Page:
Study Examines Rates of Psychiatric Disorders and Self-Harm Among Patients Diagnosed Across 26 Cancer Types

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The risk of self-harm after incident psychiatric disorder diagnosis in patients with 26 cancer types and the risk of unnatural deaths after self-harm were examined in 459,542 individuals in a study published by Chang et al in Nature Medicine.

Patients with cancer may experience substantial psychological distress due to neuropsychiatric effects exerted by tumors, adverse reactions to physically demanding cancer treatment, and substantial social and emotional impact from cancer and its sequelae. Cancer leaves permanent pathologic alterations that imprint on people’s lives—even when signs of active disease are no longer present. Patients with preexisting mental health conditions may be prone to relapse during the cancer journey, whereas individuals without a history of mental health may face competing demands from cancer that could distract physicians from recognizing and diagnosing psychiatric disorders.

Information on the total burden of psychiatric disorders across all common adult cancers and therapy exposures is scarce. It prompted the study authors to estimate the risk of self-harm after incident psychiatric disorder diagnosis in patients with cancer and the risk of unnatural deaths after self-harm.

Study Methodology

Using data from primary care practices and hospitals, the total burden was quantified and not just the first event of psychiatric disorder and self-harm. The prevalence of mental health diagnoses before and after self-harm demonstrated that previous diagnoses of psychiatric disorders are important predictors of self-harm. The prevalence ratio was higher among younger individuals, as they are more likely to be referred for specialized psychosocial cancer care. Patients with depression had the highest risk of self-harm—especially within 12 months of diagnosis—suggesting higher vigilance needed during this initial critical period. The risk of suicide and other causes of death was significantly higher in patients who harm themselves, particularly within 12 months of the first self-harm episode.

Depression was the most common psychiatric disorder in patients with cancer. Patients who received chemotherapy, radiotherapy, and surgery had the highest cumulative burden of psychiatric disorders. Patients treated with alkylating agent chemotherapeutics had the highest burden of psychiatric disorders, whereas those treated with kinase inhibitors had the lowest burden.

All mental illnesses were associated with an increased risk of subsequent self-harm, where the highest risk was observed within 12 months of the mental illness diagnosis. Patients who harmed themselves were 6.8 times more likely to die of unnatural causes of death compared with those who did not within 12 months of self-harm (hazard ratio [HR] = 6.8, 95% confidence interval [CI] = 4.3–10.7). The risk of unnatural death after 12 months was markedly lower (HR = 2.0, 95% CI = 1.5–2.7).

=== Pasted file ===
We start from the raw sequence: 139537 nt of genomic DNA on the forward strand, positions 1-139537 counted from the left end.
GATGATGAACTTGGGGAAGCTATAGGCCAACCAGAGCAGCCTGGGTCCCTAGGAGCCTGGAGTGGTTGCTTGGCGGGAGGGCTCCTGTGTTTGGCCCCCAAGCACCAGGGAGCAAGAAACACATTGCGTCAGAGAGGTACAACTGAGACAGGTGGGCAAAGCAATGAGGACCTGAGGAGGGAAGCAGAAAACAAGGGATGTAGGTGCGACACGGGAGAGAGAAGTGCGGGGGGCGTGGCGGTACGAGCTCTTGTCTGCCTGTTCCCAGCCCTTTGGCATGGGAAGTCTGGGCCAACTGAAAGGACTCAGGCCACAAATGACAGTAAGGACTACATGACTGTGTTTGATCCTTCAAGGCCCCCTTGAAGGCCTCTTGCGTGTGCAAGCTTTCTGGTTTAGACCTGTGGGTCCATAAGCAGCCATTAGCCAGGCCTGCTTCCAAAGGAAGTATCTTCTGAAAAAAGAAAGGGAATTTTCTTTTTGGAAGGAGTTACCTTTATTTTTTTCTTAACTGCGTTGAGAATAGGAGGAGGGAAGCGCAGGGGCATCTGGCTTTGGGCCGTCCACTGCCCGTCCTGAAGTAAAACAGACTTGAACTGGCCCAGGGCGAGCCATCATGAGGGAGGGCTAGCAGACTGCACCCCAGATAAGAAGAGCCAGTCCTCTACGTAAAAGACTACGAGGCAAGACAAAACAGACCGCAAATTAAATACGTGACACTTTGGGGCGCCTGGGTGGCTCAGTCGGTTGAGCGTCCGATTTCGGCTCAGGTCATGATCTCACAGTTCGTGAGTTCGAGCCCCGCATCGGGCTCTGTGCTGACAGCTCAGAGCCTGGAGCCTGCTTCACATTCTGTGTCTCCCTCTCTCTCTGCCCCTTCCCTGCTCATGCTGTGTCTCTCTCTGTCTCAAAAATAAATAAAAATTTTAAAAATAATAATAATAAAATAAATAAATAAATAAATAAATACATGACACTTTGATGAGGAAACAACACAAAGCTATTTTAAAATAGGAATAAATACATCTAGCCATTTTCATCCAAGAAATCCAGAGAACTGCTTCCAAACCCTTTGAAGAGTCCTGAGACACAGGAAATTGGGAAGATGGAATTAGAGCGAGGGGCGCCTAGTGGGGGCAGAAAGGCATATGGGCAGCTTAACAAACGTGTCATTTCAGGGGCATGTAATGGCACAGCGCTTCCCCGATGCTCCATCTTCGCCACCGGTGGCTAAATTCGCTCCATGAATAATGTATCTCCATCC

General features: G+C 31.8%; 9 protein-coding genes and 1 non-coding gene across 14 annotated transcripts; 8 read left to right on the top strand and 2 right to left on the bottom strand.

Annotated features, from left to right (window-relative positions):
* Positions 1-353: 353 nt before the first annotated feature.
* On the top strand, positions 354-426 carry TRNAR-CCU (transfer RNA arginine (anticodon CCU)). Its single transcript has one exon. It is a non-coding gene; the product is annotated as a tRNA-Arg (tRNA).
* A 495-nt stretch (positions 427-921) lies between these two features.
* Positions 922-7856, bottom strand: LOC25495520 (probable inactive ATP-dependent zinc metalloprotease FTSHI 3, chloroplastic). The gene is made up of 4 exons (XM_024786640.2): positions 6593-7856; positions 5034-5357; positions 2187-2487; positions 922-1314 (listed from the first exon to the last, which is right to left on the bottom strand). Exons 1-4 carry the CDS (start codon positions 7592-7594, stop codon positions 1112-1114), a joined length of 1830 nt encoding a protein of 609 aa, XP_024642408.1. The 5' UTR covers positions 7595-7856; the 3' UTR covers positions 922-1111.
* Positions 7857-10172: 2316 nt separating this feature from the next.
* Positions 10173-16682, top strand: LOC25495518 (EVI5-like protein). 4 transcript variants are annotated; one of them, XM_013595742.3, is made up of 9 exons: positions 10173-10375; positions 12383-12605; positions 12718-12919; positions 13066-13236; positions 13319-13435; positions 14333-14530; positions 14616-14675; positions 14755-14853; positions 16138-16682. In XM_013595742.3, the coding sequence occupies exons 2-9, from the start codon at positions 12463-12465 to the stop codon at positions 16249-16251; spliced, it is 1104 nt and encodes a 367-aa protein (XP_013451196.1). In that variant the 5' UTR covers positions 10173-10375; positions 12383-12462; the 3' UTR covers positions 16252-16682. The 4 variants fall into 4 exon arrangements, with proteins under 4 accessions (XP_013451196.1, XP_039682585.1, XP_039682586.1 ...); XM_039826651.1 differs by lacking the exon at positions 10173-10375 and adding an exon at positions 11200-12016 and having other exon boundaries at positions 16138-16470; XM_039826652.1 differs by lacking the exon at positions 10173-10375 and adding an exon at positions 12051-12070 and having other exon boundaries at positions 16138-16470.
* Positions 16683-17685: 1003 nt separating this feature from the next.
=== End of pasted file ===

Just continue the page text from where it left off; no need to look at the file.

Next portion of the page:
The authors outlined several limitations of their study. They have not considered tumor stage and grade due to insufficient data. They acknowledged the possibility of surveillance bias between patients with psychiatric disorders and in those without. Although the use of population-based records provides robust and representative data, there remains a risk of underreporting of self-injurious behavior due to stigma. The analyses were adjusted for socioeconomic deprivation to reduce the impact of the biases. The effects of psychiatric interventions on cancer survivorship can be explored in the future.

Guideline for Management of Depression

The authors underlined that an evidence-based care guideline of the Cancer Care Ontario Program for the management of depression in adult patients with cancer published by Li et al in JCO Oncology Practice proposed specific recommendations:

  • Screen patients with cancer for depression
  • Provide psychoeducation, destigmatize depression, and investigate medical contributors to depression (eg, vitamin B12, iron, and folate levels, as well as hypothyroidism)
  • Provide pharmacologic and psychological interventions
  • Assess depression severity and follow stepped-care approach
  • Consider collaborative care interventions involving oncologists, primary care practitioners, and psychiatrists
  • Refer to mental health specialists when there is a risk of self-harm
  • Consider psychological therapies such as cognitive behavioral therapy
  • Consider the use of antidepressant medication for severe depression.

Disruptive behavior in patients with psychiatric illness may interfere with cancer treatment and continuing care. Unlike mental health physicians, oncologists may not receive adequate training in dealing with behavioral problems, and there has been limited guidance on managing clinical and legal risks associated with these clinically complex scenarios. Multidisciplinary support for the primary physician is crucial, especially in the ambulatory oncology setting.

The authors concluded that the patients with both cancer and mental illness experience premature mortality and are at greater risk of self-harm. They provided an extensive knowledge base to help inform collaborative cancer-psychiatric care initiatives by prioritizing patients who are most at risk.

Disclosure: For full disclosures of the study authors, visit

The content in this post has not been reviewed by the American Society of Clinical Oncology, Inc. (ASCO®) and does not necessarily reflect the ideas and opinions of ASCO®.